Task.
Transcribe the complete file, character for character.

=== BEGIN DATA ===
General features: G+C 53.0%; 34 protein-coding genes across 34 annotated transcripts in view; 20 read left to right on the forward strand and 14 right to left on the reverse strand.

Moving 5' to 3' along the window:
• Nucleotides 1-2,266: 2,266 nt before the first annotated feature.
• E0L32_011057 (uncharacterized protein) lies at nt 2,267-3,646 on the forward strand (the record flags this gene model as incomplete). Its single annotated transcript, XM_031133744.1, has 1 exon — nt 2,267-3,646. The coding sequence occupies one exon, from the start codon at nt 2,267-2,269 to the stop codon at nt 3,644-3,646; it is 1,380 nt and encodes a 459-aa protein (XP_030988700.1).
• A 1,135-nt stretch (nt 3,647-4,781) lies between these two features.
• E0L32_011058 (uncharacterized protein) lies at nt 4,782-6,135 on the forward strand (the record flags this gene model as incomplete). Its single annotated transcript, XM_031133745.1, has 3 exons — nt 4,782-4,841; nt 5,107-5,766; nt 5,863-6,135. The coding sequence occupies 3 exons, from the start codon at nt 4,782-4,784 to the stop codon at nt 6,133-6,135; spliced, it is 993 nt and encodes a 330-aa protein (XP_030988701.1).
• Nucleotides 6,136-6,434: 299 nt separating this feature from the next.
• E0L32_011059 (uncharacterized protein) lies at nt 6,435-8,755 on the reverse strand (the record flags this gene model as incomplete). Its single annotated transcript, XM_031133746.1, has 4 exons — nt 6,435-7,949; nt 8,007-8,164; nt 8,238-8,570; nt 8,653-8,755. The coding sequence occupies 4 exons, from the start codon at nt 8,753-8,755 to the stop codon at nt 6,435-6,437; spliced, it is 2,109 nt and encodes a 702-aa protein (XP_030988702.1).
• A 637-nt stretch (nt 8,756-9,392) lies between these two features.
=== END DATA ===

General features: G+C 53.0%; 34 protein-coding genes across 34 annotated transcripts in view; 20 read left to right on the forward strand and 14 right to left on the reverse strand.

Moving 5' to 3' along the window:
• Nucleotides 1-2,266: 2,266 nt before the first annotated feature.
• E0L32_011057 (uncharacterized protein) lies at nt 2,267-3,646 on the forward strand (the record flags this gene model as incomplete). Its single annotated transcript, XM_031133744.1, has 1 exon — nt 2,267-3,646. The coding sequence occupies one exon, from the start codon at nt 2,267-2,269 to the stop codon at nt 3,644-3,646; it is 1,380 nt and encodes a 459-aa protein (XP_030988700.1).
• A 1,135-nt stretch (nt 3,647-4,781) lies between these two features.
• E0L32_011058 (uncharacterized protein) lies at nt 4,782-6,135 on the forward strand (the record flags this gene model as incomplete). Its single annotated transcript, XM_031133745.1, has 3 exons — nt 4,782-4,841; nt 5,107-5,766; nt 5,863-6,135. The coding sequence occupies 3 exons, from the start codon at nt 4,782-4,784 to the stop codon at nt 6,133-6,135; spliced, it is 993 nt and encodes a 330-aa protein (XP_030988701.1).
• Nucleotides 6,136-6,434: 299 nt separating this feature from the next.
• E0L32_011059 (uncharacterized protein) lies at nt 6,435-8,755 on the reverse strand (the record flags this gene model as incomplete). Its single annotated transcript, XM_031133746.1, has 4 exons — nt 6,435-7,949; nt 8,007-8,164; nt 8,238-8,570; nt 8,653-8,755. The coding sequence occupies 4 exons, from the start codon at nt 8,753-8,755 to the stop codon at nt 6,435-6,437; spliced, it is 2,109 nt and encodes a 702-aa protein (XP_030988702.1).
• A 637-nt stretch (nt 8,756-9,392) lies between these two features.